Activist Padraic Gibson helped the family of David Dungay Jnr organise this action, which was the first at which protesters received fines for breaching the Public Health Order. “The persecution of Black Lives Matter protestors is very closely bound to the persecution of Aboriginal people,” Gibson told Honi.

When it became clear that the police were going to shut down the protest in the Domain, there was a large focus on making sure that the Dungay family and other Indigenous protestors weren’t targeted or arrested.

“It was quite deliberate, the way we approached the police in the Domain. [There was] a determination on the part of the protest organisation that we didn’t want members of the Dungay family arrested. I think that they would have quite liked to grab Paul Silva, David’s nephew, who is quite outspoken, but he left the scene very quickly, as soon as the police attitude became obvious. They have given him an enormous amount of harassment travelling to and from demonstrations.”

“All left wing protests are now being policed with that very heavy handed interpretation, that it needs to be said, hasn’t yet been tested by a court. So that is the interpretation now of senior police command, and it means effectively a ban on any political demonstrations in Sydney,” said Gibson.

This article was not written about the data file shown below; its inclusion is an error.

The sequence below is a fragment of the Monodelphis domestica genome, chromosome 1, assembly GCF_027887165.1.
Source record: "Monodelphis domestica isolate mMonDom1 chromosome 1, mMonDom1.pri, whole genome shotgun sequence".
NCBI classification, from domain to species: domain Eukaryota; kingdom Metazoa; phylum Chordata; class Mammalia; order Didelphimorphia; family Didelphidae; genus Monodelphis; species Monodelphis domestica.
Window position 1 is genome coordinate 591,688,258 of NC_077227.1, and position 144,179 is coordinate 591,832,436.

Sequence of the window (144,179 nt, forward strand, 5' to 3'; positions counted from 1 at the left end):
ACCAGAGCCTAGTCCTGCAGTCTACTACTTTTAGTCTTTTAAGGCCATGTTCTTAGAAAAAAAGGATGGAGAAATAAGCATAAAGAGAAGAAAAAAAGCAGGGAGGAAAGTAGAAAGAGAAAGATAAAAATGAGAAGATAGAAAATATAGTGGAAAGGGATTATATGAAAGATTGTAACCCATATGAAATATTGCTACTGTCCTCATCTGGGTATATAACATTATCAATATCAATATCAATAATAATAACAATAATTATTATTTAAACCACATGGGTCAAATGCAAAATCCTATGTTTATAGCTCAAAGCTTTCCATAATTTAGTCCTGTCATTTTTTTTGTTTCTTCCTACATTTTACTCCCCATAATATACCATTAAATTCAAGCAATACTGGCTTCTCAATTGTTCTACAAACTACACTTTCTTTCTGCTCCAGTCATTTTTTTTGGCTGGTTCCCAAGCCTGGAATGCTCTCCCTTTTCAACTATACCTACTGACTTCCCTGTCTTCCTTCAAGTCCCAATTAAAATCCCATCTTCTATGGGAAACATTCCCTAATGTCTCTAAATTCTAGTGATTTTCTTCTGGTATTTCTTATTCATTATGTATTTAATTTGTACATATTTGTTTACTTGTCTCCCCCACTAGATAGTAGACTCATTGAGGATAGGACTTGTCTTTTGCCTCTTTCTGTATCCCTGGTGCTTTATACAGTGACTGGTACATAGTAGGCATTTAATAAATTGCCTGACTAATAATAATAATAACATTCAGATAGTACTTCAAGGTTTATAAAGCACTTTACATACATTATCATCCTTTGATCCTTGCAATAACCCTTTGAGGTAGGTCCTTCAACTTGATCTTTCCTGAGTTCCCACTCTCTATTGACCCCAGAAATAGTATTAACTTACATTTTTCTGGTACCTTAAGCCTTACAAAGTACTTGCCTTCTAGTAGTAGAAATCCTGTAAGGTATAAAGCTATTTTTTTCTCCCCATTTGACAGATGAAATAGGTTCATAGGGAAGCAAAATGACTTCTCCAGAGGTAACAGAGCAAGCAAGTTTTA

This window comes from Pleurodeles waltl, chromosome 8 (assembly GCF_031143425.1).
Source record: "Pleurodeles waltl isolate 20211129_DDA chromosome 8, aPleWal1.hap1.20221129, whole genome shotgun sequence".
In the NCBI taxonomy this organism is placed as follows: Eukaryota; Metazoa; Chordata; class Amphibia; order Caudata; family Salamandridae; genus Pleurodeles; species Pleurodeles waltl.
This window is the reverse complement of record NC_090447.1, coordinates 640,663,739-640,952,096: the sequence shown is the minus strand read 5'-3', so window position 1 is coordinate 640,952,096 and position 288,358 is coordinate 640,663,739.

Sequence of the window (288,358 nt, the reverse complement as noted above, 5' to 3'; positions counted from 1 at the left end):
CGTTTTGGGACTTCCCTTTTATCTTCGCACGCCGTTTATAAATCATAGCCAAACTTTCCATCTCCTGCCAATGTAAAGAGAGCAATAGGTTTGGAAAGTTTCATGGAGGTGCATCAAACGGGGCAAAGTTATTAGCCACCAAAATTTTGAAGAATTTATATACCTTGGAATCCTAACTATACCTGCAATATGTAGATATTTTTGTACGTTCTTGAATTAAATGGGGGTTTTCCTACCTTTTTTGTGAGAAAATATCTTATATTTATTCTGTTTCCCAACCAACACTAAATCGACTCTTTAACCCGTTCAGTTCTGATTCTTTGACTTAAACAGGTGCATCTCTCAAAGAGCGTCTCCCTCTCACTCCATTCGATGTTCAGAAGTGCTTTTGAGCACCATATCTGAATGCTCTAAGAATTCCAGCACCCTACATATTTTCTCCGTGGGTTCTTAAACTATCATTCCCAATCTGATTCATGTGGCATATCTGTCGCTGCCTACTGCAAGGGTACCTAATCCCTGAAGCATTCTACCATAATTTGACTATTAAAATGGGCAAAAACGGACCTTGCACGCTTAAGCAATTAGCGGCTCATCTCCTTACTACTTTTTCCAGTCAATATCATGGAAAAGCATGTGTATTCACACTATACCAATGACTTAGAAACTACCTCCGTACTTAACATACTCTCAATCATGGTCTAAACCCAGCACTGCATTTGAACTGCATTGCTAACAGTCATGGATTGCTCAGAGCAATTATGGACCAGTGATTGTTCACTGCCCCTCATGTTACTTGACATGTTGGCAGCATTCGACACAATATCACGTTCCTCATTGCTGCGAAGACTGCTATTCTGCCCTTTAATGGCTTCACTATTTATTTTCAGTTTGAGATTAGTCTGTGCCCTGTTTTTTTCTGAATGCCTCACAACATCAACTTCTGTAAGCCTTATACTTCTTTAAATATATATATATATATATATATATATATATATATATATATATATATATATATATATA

The way in which protests have been reported on in the mainstream media has additionally had significant impact on the power which police have gained. The widespread misinformation traced back to the Police Commissioner, but disseminated widely and uncritically by the media, that BLM rallies in Melbourne were responsible for the second wave of coronavirus was immeasurably damaging. It cut off tens of thousands of people who were interested in fighting against Indigenous deaths in custody and institutionalised racism from a movement that needs mass power now. It also justified, to some sections of the wider population, any amount of police repression, arrests or fines. This argument, while delusional, was easier to make when funeral numbers were still below 20, but is waning now.

Activist Seth Dias believes that “the media interest has definitely resulted in the extra police powers we are seeing at the moment.” The amount of media attention and the number of people who turn up to protests are also important factors in the way police approach the situation. In order to avoid criticisms from the wider public, the police have held back from repressing large actions, as these gain significant attention. However, it’s become very clear that they have no qualms with going hard at actions which are organised and carried out by students. At the University of Sydney Women’s Collective National Day of Action rally against fee hikes and job cuts on the 23rd of September, police command were heard saying “get every last one of them, don’t let any of them get away.” 21 students were fined.